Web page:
With help from Eli Okun, Garrett Ross and Bethany Irvine
If you haven’t heard, the Democratic Party is full of anxious people right now. They’re worried about swing-state polls showing JOE BIDEN losing to DONALD TRUMP. They’re worried about voters panning “Bidenomics” even as the economy seems to be improving.
But the No. 1 worry at this moment is about the one thing he and his team can’t change: his advanced age.
The president turns 81 tomorrow. This morning, a pair of stories in POLITICO and WaPo explore how Biden’s campaign is under growing pressure from supporters to fashion a strategy for dealing with perhaps his greatest vulnerability in 2024.
Elena Schneider, Holly Otterbein and Jonathan Lemire open with a scene from a fundraising retreat where one donor asked the campaign how they should deal with the growing concerns about his age they keep hearing. QUENTINFULKS, the principal deputy campaign manager, essentially told them Biden isn’t getting younger but they should turn the focus to Biden’s accomplishments.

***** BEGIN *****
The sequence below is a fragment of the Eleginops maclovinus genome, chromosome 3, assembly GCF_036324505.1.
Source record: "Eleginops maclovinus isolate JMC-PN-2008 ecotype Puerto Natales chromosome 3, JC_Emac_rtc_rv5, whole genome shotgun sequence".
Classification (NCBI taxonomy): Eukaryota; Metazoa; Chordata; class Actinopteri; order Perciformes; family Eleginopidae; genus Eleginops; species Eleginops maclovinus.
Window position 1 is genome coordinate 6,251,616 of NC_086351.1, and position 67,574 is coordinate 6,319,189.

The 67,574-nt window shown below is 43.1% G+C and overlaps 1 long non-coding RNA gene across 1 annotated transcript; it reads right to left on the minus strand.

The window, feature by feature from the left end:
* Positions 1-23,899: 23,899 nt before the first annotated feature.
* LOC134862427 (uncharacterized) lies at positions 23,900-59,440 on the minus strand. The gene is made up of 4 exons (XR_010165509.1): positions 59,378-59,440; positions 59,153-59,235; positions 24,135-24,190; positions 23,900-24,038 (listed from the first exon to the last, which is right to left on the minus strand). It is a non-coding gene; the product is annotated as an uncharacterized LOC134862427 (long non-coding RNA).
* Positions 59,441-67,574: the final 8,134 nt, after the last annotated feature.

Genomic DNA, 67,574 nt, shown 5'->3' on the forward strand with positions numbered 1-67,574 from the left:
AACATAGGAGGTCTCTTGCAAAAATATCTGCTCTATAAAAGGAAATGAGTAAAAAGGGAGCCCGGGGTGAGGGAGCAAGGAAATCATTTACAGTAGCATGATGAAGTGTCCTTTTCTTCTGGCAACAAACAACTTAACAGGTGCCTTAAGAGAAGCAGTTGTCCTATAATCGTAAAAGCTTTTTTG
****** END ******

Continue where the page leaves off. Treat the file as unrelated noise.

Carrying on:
“Even those in Biden’s inner circle, including family members, worry about the optics of age. Those close allies believe that Biden is mentally up for the job, but some acknowledge that the president can at times appear frail, according to two people involved in the conversations but not authorized to speak publicly about internal deliberations.
“One example: As noted on his recent physical, Biden’s gait has stiffened following foot fractures he suffered playing with his dog in late 2020. People close to the president have discussed having him walk shorter distances while on camera. They’ve also advocated, at times, trading in formal shoes for more comfortable ones — both to make his stride seem less stiff, but also to reduce the risk of falls.”